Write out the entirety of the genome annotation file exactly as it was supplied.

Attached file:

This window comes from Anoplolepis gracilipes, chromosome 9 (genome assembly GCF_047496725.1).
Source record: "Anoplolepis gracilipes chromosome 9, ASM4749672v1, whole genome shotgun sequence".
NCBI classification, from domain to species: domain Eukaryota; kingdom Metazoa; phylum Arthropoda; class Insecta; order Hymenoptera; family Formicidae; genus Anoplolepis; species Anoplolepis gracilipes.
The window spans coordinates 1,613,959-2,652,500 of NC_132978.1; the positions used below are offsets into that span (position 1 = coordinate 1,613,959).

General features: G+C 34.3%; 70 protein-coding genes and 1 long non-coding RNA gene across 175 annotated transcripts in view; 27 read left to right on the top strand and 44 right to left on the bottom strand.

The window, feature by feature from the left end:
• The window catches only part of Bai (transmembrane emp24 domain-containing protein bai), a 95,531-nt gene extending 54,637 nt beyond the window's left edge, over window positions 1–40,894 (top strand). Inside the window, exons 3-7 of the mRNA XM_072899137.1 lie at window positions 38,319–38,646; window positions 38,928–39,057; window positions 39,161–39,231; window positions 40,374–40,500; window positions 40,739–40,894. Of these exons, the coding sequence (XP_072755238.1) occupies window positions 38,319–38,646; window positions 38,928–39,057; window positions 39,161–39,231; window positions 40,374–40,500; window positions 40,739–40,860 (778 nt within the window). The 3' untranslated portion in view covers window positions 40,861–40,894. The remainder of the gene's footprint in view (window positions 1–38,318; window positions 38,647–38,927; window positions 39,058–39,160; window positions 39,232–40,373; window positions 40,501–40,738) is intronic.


This window comes from Anoplolepis gracilipes, chromosome 9 (genome assembly GCF_047496725.1).
Source record: "Anoplolepis gracilipes chromosome 9, ASM4749672v1, whole genome shotgun sequence".
NCBI classification, from domain to species: domain Eukaryota; kingdom Metazoa; phylum Arthropoda; class Insecta; order Hymenoptera; family Formicidae; genus Anoplolepis; species Anoplolepis gracilipes.
The window spans coordinates 1,613,959-2,652,500 of NC_132978.1; the positions used below are offsets into that span (position 1 = coordinate 1,613,959).

General features: G+C 34.3%; 70 protein-coding genes and 1 long non-coding RNA gene across 175 annotated transcripts in view; 27 read left to right on the top strand and 44 right to left on the bottom strand.

The window, feature by feature from the left end:
• The window catches only part of Bai (transmembrane emp24 domain-containing protein bai), a 95,531-nt gene extending 54,637 nt beyond the window's left edge, over window positions 1–40,894 (top strand). Inside the window, exons 3-7 of the mRNA XM_072899137.1 lie at window positions 38,319–38,646; window positions 38,928–39,057; window positions 39,161–39,231; window positions 40,374–40,500; window positions 40,739–40,894. Of these exons, the coding sequence (XP_072755238.1) occupies window positions 38,319–38,646; window positions 38,928–39,057; window positions 39,161–39,231; window positions 40,374–40,500; window positions 40,739–40,860 (778 nt within the window). The 3' untranslated portion in view covers window positions 40,861–40,894. The remainder of the gene's footprint in view (window positions 1–38,318; window positions 38,647–38,927; window positions 39,058–39,160; window positions 39,232–40,373; window positions 40,501–40,738) is intronic.